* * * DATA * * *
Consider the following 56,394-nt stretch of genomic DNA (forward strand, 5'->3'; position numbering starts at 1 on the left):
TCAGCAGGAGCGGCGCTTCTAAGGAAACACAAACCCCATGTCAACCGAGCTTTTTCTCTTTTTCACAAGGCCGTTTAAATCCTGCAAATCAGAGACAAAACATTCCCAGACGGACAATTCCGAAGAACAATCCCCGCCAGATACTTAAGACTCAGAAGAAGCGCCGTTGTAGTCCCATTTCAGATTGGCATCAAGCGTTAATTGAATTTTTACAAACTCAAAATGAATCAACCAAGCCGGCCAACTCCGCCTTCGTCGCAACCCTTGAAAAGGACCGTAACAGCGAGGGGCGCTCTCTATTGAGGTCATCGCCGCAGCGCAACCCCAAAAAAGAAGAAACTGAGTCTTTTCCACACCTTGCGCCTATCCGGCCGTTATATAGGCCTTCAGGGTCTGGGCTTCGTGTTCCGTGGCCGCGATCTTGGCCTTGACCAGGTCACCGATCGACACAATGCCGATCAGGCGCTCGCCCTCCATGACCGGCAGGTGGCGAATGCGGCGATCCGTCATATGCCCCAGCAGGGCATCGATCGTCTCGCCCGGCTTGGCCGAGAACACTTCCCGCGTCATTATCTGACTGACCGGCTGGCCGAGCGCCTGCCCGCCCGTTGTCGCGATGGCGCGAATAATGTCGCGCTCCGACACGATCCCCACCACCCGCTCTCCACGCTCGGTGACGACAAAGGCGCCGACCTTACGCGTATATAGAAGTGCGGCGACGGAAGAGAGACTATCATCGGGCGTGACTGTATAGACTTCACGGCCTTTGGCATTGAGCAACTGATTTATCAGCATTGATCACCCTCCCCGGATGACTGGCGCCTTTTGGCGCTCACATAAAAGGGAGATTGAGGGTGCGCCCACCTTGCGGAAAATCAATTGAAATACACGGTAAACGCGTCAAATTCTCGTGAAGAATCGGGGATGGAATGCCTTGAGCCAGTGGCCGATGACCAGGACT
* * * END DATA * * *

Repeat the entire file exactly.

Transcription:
Consider the following 56,394-nt stretch of genomic DNA (forward strand, 5'->3'; position numbering starts at 1 on the left):
TCAGCAGGAGCGGCGCTTCTAAGGAAACACAAACCCCATGTCAACCGAGCTTTTTCTCTTTTTCACAAGGCCGTTTAAATCCTGCAAATCAGAGACAAAACATTCCCAGACGGACAATTCCGAAGAACAATCCCCGCCAGATACTTAAGACTCAGAAGAAGCGCCGTTGTAGTCCCATTTCAGATTGGCATCAAGCGTTAATTGAATTTTTACAAACTCAAAATGAATCAACCAAGCCGGCCAACTCCGCCTTCGTCGCAACCCTTGAAAAGGACCGTAACAGCGAGGGGCGCTCTCTATTGAGGTCATCGCCGCAGCGCAACCCCAAAAAAGAAGAAACTGAGTCTTTTCCACACCTTGCGCCTATCCGGCCGTTATATAGGCCTTCAGGGTCTGGGCTTCGTGTTCCGTGGCCGCGATCTTGGCCTTGACCAGGTCACCGATCGACACAATGCCGATCAGGCGCTCGCCCTCCATGACCGGCAGGTGGCGAATGCGGCGATCCGTCATATGCCCCAGCAGGGCATCGATCGTCTCGCCCGGCTTGGCCGAGAACACTTCCCGCGTCATTATCTGACTGACCGGCTGGCCGAGCGCCTGCCCGCCCGTTGTCGCGATGGCGCGAATAATGTCGCGCTCCGACACGATCCCCACCACCCGCTCTCCACGCTCGGTGACGACAAAGGCGCCGACCTTACGCGTATATAGAAGTGCGGCGACGGAAGAGAGACTATCATCGGGCGTGACTGTATAGACTTCACGGCCTTTGGCATTGAGCAACTGATTTATCAGCATTGATCACCCTCCCCGGATGACTGGCGCCTTTTGGCGCTCACATAAAAGGGAGATTGAGGGTGCGCCCACCTTGCGGAAAATCAATTGAAATACACGGTAAACGCGTCAAATTCTCGTGAAGAATCGGGGATGGAATGCCTTGAGCCAGTGGCCGATGACCAGGACT